Hole one is a 457 yard par 4.Converted from a 5 par to the 457 yard 4-par makes this hole more than a challenge to start the round. You look straight down this hole, over the green and usually out into the Pacific Ocean (though I didn't see it until we finished the round and were back at the clubhouse). A beautiful, difficult opening tee shot leaves you either a lay out or a long shot over a protective green side bunker.
|A look down the fairway from the 1st tee box.|
|A look towards the 1st green from approximately 120 yards out.|
Hole 2 is a 420 yard par 4. From the tee of this par 4, it is easy to be lulled into a false sense of security. While it is a generous driving hole with plenty of room all around, the fairway does narrow closer to the green. Drive the ball to the right off the tee as the fairway slopes right to left down toward some menacing rough and a recently-restored fairway bunker.
|A look down the fairway from the 2nd tee box.|
|A look into the 2nd green from 110 yards out.|
|A closer look at the 2nd green.|
The third hole is a 195 yard par 3. The hole requires a solid two-iron or five-wood off the tee. Shorter hitters should play left of the recently restored bunker in the middle of the fairway. Miss the green to the right and it will be the fortunate golfer who walks away with a bogey. A deep bunker to the right swallows errant balls and a large Cypress tree guards the putting surface, which is one of the most treacherous on the course, sloping severely back to front. Make sure to stay below the hole — a piece of advice that holds true to a greater or lesser extent to virtually every green on the course.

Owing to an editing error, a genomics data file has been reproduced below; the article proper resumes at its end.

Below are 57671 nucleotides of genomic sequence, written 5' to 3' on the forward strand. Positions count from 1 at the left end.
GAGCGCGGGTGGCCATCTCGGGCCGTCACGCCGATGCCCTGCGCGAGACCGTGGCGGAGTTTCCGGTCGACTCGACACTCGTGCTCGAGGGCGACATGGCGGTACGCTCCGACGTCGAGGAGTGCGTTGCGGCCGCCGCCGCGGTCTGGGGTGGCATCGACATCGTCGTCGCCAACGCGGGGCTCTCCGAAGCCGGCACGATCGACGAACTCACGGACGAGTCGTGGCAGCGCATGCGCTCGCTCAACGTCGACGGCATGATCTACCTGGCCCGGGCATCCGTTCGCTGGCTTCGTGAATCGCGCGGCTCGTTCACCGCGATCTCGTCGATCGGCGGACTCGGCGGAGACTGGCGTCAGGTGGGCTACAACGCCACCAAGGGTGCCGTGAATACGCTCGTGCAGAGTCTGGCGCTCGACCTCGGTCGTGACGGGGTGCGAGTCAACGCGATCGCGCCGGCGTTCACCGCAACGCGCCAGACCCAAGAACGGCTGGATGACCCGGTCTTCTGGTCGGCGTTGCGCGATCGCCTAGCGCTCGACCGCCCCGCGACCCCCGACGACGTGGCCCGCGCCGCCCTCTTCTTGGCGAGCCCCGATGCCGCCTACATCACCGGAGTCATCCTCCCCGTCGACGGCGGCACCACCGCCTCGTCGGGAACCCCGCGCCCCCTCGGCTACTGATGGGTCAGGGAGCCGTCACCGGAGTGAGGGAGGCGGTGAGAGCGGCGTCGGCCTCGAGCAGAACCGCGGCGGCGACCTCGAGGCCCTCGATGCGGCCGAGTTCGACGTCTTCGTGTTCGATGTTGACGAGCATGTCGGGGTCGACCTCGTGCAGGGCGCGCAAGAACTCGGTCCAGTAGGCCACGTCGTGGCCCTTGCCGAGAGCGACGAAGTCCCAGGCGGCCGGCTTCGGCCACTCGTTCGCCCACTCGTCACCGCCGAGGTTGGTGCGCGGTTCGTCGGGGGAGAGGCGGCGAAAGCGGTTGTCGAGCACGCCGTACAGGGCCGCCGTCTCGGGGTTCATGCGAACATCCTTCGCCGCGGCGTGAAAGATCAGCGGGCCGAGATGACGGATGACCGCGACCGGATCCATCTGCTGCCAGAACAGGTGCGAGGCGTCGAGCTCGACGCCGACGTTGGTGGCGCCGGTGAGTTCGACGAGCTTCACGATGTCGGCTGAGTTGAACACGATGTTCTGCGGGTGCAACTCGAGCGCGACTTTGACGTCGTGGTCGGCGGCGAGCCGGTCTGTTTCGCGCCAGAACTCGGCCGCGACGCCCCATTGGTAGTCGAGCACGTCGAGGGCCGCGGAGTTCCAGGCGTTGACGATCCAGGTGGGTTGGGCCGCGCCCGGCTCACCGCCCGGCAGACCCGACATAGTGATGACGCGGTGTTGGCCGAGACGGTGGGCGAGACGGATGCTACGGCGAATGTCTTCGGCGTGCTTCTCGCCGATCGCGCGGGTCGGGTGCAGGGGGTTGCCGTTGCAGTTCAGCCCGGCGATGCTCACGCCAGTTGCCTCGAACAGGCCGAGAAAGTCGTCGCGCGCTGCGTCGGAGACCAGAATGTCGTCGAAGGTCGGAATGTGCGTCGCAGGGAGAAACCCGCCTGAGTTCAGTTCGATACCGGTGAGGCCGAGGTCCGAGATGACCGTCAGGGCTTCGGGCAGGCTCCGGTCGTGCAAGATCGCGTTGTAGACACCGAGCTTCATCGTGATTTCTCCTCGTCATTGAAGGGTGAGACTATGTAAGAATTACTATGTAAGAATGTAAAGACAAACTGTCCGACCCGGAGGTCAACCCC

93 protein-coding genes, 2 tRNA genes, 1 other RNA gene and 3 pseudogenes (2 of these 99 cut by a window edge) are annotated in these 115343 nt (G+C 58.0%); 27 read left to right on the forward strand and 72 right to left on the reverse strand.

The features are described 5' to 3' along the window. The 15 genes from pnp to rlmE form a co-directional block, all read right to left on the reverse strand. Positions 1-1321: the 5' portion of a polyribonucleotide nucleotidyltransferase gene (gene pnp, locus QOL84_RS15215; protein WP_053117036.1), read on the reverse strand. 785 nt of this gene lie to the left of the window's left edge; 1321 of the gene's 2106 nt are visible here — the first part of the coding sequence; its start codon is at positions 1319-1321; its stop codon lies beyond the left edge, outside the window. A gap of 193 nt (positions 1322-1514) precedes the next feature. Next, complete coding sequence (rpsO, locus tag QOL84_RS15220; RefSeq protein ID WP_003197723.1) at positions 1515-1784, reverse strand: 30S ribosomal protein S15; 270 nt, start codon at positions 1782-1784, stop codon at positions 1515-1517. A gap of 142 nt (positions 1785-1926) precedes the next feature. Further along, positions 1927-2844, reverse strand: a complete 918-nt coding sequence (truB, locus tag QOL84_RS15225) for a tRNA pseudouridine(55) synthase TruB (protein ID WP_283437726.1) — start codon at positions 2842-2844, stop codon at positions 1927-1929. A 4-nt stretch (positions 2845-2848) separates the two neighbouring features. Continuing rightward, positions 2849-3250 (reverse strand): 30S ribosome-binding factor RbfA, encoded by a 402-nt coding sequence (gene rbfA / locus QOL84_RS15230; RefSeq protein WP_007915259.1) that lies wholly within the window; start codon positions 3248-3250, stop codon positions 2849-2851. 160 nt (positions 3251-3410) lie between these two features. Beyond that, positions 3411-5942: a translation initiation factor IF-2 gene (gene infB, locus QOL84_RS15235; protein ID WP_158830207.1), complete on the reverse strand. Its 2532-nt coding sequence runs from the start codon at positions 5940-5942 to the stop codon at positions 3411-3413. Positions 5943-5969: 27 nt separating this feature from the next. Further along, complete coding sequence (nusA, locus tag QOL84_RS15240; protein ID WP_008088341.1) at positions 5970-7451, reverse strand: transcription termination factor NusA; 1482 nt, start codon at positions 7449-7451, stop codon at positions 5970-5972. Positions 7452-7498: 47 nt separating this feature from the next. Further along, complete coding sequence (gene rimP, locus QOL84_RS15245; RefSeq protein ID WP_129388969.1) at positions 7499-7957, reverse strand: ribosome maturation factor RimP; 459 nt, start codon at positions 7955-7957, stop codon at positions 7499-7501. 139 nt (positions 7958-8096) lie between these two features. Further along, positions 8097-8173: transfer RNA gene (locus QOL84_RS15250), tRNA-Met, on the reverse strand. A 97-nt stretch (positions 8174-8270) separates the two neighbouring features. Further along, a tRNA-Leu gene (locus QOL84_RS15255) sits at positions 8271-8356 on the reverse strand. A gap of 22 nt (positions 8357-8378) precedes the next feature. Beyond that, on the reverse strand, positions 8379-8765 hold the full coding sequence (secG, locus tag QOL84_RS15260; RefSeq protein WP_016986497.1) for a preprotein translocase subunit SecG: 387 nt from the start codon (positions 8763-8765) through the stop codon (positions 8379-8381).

|A look onto the green from the 3rd tee box.|
|A closer look at the 3rd green.|
The fourth hole is a par 4 that plays 358 yards long. A well positioned tee shot is a must, so it's probably best to hit a three wood, taking aim at the left flank as the right holds two fairway bunkers. The approach shot is a four or five-iron to a long, narrow green surrounded by bunkers. Disaster awaits the player missing his second shot right of the green where plenty of trouble shot opportunities are created by two bunkers and a steep drop off. The drop off actually begins on the green itself with the back right quadrant feeding down to a bowl.
|A look down the fairway from the 4th tee box.|
|A look into the 4th green from 120 yards out.|
Hole five is a par 3 that plays 174 yards. This medium, uphill par 3 requires a carry of 180 yards to make it safely to the green. Select enough club to fly the ball to the green in order to escape the gaping bunker in front that gobbles up tentative, short shots. Be very careful with club selection because it's an almost sure bogey if the shot is long, thereby necessitating a chip back onto a green falling away toward the front. Stay below the hole and to the right.